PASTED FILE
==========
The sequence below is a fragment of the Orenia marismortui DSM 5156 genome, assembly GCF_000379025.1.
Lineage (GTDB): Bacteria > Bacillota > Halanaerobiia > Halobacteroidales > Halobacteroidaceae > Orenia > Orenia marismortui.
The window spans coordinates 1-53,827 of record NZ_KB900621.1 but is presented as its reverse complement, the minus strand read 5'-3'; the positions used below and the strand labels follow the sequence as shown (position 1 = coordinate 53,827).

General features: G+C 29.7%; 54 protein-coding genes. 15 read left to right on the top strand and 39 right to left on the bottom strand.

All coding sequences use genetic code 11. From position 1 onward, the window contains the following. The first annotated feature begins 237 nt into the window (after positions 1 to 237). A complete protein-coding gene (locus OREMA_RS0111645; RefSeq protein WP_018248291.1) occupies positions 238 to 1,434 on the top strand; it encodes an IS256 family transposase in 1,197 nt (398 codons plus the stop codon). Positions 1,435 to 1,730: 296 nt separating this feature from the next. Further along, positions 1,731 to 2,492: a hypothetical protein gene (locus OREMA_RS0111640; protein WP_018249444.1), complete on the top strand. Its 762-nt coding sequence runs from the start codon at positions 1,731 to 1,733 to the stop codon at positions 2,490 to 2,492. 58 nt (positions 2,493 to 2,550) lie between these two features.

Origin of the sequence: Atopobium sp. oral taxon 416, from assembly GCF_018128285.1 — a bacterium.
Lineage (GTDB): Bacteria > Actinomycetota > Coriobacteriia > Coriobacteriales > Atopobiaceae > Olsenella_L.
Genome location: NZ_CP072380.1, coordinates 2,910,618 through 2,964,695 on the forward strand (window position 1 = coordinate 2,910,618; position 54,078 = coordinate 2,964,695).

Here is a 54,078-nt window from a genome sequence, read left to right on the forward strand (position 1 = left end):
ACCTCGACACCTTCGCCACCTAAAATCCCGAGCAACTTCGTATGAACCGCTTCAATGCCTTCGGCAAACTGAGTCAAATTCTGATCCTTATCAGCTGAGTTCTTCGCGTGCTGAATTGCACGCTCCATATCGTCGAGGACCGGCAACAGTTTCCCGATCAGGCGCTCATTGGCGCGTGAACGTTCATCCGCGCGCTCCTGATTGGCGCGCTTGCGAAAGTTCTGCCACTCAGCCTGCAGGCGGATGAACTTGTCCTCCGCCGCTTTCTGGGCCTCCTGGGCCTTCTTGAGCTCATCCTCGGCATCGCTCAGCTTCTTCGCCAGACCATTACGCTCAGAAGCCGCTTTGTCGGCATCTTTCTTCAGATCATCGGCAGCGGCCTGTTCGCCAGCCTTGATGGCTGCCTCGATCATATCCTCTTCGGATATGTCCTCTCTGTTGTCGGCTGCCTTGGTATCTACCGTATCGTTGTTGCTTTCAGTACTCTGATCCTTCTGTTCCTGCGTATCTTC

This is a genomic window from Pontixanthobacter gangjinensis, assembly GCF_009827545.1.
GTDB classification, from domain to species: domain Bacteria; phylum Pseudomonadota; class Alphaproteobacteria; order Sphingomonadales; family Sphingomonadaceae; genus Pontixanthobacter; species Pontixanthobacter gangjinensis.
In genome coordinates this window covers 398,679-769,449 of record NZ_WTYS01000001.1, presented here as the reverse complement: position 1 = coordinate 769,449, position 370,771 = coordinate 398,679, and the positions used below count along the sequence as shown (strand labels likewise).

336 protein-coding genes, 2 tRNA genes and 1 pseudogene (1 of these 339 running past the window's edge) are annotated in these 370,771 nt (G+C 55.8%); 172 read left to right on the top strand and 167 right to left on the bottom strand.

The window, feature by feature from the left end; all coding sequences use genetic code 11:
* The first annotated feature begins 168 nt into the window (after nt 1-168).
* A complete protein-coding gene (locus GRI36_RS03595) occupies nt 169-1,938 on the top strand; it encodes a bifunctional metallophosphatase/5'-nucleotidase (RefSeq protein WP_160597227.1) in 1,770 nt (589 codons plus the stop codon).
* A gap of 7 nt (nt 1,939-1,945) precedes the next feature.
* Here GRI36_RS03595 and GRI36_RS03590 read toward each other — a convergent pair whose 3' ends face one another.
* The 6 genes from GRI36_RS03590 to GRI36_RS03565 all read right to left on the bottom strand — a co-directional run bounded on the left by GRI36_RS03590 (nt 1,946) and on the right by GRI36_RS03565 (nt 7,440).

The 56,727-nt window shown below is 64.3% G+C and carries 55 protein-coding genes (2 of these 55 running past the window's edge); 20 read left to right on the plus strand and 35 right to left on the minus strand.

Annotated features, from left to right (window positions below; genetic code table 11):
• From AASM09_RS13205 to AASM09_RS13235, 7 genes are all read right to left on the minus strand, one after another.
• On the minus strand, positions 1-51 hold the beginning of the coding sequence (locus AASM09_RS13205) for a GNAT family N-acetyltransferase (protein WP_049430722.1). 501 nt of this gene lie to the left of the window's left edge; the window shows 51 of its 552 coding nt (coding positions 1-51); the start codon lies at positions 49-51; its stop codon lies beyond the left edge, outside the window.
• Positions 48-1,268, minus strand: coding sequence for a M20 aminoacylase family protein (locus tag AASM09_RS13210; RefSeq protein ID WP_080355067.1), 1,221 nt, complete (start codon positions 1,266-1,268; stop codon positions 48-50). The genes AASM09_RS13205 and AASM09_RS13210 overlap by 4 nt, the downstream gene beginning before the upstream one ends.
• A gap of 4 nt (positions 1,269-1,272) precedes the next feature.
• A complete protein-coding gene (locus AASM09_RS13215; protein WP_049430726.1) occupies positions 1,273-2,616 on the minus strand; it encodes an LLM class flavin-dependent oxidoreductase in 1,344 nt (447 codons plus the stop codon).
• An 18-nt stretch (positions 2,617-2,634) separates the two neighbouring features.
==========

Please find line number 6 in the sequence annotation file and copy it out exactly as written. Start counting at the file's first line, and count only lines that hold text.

Origin of the sequence: Atopobium sp. oral taxon 416, from assembly GCF_018128285.1 — a bacterium.